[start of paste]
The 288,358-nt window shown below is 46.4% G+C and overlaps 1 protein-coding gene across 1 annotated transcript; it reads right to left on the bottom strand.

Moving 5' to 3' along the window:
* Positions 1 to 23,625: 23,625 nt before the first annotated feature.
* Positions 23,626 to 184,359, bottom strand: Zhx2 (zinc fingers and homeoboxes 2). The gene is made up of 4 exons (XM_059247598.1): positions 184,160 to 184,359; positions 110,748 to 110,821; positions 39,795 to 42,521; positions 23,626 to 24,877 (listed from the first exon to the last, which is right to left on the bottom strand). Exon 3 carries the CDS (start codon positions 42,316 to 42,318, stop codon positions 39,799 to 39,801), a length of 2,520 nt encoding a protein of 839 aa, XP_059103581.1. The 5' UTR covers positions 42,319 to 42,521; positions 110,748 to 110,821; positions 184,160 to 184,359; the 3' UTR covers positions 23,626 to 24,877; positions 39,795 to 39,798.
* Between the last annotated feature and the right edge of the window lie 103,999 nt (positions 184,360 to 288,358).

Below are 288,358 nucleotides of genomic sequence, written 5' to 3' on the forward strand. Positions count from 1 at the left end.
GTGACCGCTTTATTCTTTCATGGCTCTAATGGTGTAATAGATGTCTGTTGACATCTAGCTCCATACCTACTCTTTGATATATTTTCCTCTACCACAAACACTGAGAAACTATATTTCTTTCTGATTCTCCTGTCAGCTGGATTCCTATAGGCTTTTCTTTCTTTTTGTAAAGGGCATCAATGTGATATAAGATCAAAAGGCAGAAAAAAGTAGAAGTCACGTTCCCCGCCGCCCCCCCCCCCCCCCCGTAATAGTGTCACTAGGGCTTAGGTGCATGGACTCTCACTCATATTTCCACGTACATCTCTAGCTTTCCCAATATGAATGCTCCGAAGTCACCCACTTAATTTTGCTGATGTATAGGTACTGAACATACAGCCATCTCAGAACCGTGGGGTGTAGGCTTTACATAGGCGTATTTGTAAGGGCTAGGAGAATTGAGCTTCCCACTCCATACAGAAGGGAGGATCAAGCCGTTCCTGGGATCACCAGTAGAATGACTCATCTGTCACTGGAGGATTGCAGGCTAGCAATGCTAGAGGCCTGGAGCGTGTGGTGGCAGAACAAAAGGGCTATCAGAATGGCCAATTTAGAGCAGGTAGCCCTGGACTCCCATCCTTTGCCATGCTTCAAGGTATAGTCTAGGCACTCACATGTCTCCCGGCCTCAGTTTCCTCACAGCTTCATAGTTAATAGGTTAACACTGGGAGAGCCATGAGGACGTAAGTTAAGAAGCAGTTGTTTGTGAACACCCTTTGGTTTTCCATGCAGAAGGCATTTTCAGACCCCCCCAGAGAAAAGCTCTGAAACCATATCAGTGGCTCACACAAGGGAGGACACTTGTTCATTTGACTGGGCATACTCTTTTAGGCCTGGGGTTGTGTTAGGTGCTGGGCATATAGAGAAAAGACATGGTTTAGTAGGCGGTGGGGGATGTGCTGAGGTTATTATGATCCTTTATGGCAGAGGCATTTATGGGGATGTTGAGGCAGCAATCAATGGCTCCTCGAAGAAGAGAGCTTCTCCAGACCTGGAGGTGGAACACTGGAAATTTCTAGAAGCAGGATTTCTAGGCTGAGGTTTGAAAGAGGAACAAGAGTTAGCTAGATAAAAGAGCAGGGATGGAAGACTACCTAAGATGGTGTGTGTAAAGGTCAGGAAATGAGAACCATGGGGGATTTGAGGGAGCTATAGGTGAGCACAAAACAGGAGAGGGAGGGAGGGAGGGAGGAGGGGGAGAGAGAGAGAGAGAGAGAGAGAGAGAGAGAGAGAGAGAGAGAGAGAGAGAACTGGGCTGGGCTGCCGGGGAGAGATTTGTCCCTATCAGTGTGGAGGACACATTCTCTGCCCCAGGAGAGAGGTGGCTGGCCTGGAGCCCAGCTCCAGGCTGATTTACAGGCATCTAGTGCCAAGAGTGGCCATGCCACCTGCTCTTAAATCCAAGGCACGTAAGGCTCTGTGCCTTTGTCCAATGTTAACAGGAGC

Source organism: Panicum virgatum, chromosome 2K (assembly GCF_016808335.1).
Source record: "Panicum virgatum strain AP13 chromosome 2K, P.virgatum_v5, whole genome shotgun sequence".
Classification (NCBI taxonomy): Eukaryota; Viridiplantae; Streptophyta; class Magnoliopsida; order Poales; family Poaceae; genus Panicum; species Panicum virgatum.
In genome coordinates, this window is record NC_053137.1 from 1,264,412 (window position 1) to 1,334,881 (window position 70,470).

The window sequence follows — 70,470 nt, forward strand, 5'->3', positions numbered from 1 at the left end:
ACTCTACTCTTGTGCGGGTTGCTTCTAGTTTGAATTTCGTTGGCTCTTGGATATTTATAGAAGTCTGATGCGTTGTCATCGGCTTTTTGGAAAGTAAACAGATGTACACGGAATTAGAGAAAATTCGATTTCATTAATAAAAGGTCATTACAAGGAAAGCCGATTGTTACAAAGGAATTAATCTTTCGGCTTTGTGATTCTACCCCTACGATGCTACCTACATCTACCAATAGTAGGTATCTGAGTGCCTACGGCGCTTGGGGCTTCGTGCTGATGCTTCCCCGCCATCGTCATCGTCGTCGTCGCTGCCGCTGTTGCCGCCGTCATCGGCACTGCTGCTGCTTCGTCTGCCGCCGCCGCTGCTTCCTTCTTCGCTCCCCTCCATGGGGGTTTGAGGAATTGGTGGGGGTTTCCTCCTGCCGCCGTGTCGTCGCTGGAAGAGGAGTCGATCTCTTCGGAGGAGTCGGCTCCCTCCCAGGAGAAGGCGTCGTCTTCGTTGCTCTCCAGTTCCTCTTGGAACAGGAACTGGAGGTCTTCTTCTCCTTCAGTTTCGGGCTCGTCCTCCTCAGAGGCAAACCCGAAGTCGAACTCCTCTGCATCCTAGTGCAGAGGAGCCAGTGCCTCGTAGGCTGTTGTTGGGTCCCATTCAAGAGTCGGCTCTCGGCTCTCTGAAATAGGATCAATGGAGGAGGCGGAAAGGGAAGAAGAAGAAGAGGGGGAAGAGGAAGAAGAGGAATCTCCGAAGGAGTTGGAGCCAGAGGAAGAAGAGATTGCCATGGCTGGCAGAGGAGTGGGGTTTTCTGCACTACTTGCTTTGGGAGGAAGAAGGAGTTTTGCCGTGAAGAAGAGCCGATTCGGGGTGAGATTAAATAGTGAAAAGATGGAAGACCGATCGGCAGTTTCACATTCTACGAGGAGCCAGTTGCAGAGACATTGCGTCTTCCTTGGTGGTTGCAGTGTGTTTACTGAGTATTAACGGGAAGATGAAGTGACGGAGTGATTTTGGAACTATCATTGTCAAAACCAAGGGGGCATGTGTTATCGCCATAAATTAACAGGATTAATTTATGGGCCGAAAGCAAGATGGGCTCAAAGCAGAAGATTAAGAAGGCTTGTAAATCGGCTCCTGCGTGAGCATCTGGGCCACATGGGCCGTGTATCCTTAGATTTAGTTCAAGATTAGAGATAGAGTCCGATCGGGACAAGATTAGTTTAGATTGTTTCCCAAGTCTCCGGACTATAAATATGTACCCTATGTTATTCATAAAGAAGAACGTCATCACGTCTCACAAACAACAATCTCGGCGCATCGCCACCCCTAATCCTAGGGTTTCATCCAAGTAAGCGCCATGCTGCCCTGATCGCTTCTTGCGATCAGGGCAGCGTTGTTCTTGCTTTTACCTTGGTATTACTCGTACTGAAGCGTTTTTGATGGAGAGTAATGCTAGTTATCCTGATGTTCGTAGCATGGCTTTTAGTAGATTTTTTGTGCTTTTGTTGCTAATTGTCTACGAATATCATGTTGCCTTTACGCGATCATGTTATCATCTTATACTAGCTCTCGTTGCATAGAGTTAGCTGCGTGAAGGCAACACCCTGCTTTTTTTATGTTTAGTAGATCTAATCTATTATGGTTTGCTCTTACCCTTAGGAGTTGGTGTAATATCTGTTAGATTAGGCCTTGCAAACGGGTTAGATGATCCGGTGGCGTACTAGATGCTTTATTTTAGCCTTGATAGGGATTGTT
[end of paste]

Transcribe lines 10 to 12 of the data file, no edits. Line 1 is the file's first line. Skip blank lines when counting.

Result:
Classification (NCBI taxonomy): Eukaryota; Viridiplantae; Streptophyta; class Magnoliopsida; order Poales; family Poaceae; genus Panicum; species Panicum virgatum.
In genome coordinates, this window is record NC_053137.1 from 1,264,412 (window position 1) to 1,334,881 (window position 70,470).

The window sequence follows — 70,470 nt, forward strand, 5'->3', positions numbered from 1 at the left end: